Children of (Dis)obedience

“Come, let us build ourselves a city, with a tower that reaches to the heavens, so that we may make a name for ourselves and not be scattered over the face of the whole earth.” Genesis 11:4

I read the story of the Tower of Babel and I can’t help but wonder “who amongst these people thought this would be a good idea?!” Just a few generations down from the great flood in which humanity was essentially wiped out and given a new start, here they are again, eyeball deep in idolatry, rejecting God, and building their castles in the sky.

Verse 5 is a little cheeky sounding to me, it says that God had to “come down” to see what they were up to. Even man’s biggest tower was still an anthill to Him.

There are worse things than wanting to make a name for yourself and not be scattered all over the earth, aren’t there? Possibly. However, these folks, the descendants of Noah, were given a very specific command: Go and fill the earth (Genesis 9:1). They were doing the opposite of what they were told to do.

And the Lord said, “Behold, they are one people, and they have all one language, and this is only the beginning of what they will do. And nothing that they propose to do will now be impossible for them. Come, let us go down and there confuse their language, so that they may not understand one another’s speech.” So the Lord dispersed them from there over the face of all the earth, and they left off building the city. v.6-8

God knows, better than we know ourselves, what we are capable of when left to our own devices. This was just the beginning. Interesting that the flood did not and could not wipe out the stain of Adam’s sins. Humanity continues in it’s pride and desire to be it’s own boss.

The disease of sin has been passed down to us, it’s in our very genes. Ephesians 2:2 says we are born “the children of disobedience.” Instead of filling the earth with the Good News, we are busy building our own little kingdoms. Jesus came to undo what the first Adam had done. He came to break the sin-curse that plagues us and root it out once and for all. Have you ever pulled a giant weed up by the roots? It’s remarkably satisfying. If you get it at the roots, it’s not coming back. Too often, we pull and tug at what we can see of our sin but fail to deal with things at the root. Trimming a weed to make it look better doesn’t get rid of the weed problem. Jesus restores us to our original place in the story… free from the curse and free to live a life of obedience to God.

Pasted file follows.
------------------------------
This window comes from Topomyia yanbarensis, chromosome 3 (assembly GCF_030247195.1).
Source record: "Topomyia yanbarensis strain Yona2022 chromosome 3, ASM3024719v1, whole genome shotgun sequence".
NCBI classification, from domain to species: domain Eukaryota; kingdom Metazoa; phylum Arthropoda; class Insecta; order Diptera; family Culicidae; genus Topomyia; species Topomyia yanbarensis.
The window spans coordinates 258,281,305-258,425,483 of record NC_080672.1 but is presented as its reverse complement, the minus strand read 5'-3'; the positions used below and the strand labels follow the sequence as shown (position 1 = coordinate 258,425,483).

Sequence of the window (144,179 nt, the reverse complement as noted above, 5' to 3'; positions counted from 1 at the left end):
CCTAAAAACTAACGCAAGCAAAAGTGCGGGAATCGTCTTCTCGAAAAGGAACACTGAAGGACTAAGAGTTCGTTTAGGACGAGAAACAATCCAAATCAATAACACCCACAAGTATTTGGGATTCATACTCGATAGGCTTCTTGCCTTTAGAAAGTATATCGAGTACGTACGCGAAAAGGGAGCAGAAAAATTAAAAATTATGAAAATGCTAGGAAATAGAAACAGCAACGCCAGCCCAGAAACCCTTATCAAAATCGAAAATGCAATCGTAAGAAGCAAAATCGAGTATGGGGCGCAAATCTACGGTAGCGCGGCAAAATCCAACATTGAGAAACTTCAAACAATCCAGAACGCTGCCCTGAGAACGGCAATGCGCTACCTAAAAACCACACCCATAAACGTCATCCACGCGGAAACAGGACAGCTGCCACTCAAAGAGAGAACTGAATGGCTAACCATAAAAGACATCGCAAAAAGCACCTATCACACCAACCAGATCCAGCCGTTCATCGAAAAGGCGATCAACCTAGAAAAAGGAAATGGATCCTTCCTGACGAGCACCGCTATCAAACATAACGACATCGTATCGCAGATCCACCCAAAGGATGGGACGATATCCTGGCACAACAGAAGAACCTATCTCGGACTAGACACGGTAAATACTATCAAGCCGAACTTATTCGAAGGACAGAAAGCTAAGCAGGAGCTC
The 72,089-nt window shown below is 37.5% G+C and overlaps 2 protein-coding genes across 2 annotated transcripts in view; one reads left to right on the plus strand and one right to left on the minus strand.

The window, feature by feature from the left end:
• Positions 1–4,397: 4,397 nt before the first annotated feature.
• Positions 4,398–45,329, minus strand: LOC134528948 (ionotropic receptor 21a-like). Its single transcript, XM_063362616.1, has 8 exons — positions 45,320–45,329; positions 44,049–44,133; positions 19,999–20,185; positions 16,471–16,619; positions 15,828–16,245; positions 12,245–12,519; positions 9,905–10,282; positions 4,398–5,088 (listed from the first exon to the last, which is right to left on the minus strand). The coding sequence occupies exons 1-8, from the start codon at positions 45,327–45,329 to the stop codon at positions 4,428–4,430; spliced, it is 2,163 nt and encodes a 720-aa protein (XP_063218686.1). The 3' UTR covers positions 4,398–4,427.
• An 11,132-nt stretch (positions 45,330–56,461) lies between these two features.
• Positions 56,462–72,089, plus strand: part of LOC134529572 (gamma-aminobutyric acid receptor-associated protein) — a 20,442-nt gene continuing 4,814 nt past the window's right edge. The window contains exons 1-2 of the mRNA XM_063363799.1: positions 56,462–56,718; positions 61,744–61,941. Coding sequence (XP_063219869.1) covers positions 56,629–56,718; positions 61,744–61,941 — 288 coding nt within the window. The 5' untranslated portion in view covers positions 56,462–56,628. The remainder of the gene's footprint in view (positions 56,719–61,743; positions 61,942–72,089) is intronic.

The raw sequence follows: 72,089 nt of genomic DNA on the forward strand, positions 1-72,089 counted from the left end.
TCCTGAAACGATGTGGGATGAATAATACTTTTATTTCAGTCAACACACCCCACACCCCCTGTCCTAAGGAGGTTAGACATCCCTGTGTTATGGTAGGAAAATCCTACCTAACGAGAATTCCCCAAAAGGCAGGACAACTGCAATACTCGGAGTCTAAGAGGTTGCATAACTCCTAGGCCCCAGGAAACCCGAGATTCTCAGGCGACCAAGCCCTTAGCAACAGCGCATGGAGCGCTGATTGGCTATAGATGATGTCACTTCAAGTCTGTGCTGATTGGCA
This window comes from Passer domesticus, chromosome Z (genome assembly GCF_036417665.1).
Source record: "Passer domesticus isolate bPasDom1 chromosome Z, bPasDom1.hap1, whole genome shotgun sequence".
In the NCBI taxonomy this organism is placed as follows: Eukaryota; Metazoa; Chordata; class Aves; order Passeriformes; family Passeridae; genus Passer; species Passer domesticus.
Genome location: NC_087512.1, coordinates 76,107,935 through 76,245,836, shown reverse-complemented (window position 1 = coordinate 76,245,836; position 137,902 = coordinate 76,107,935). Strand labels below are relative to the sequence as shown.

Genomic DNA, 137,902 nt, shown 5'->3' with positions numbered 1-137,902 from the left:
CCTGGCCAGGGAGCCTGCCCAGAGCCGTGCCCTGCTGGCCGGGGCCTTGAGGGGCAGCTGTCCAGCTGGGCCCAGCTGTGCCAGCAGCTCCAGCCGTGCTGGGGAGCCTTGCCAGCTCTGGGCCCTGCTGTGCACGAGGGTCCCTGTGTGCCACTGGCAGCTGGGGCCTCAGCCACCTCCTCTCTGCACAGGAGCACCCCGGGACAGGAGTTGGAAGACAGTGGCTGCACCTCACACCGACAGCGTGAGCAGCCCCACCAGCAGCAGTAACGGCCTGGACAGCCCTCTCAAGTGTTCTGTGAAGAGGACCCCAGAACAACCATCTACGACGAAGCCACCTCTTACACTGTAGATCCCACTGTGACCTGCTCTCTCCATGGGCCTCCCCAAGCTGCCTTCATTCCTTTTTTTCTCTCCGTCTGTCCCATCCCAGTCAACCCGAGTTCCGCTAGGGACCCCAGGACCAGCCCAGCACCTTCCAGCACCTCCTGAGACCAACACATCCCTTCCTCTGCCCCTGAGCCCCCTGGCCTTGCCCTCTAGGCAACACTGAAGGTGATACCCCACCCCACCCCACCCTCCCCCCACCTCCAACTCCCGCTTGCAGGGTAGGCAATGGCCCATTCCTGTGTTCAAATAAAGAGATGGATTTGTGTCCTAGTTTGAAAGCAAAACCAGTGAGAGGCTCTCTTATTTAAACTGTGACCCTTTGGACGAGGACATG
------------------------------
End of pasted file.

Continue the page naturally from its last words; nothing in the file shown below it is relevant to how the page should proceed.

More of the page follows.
We don’t always respond to the word obedience with open, welcoming arms.

Ever tried to correct a teenager? “I’m doing the best I can! I’m not perfect!”

Ever been comfy enough with sin that you really just don’t even want to give it up? “Don’t be so legalistic! Jesus came to free us from the law! We aren’t supposed to be earning our salvation!”

If talking about living in obedience makes you feel more condemned than free… if it brings up more excuses than solutions… well, you’re not alone. We mess up, then give up, making all kinds of excuses as we go. This isn’t God’s plan at all, thankfully. Salvation isn’t earned, it’s worked out (Philippians 2:12). Our obedience, our love toward others, it’s just the evidence of a real faith working inside us.

How confident are we in Jesus? Do we go all-in with Him regardless of what people will think? In spite of our discomfort? Or do we obey when it’s convenient and take to building our own little cities when we think we can do it better? It’s so easy to start piling up our bricks isn’t it? They keep us sheltered and together. But God isn’t all that concerned with ‘safe and in place’.

James tells us pointedly that faith without works is dead… our obedience (or disobedience) is a natural outflow of our faith. We aren’t meant to struggle along like beggars, we actually get to go “from strength to strength” (Psalm 84:7). He gives us strength to obey, a desire to obey, and a heart to obey. One strong choice leads to another, and before you know it, obedience is more natural than disobedience. Our default becomes not what our flesh wants, but what God wants. Not always the easiest choice, but for sure the best choice.

God wants us to honor Him by putting Him first. I don’t think we are created to handle “big” very well. Making a name for ourselves shouldn’t be on our to-do list. Making His name known should.


7 thoughts on “Children of (Dis)obedience

  1. Julie (aka Cookie) says:

    marvelous teaching as always Shara—and the weed thing—well I’ve had that issue with a myriad of wild onions. If I pull them, they merely break off leaving the bulb buried deep and still in tact…while in a few short days…new shoots will emerge.
    So if I want to rid myself for good of the onions—I have to literally stoop and dig up each buried bulb—a task easier said than done…yet what a blessing that Jesus has done the digging already in our lives!
    A timely message as always my friend.

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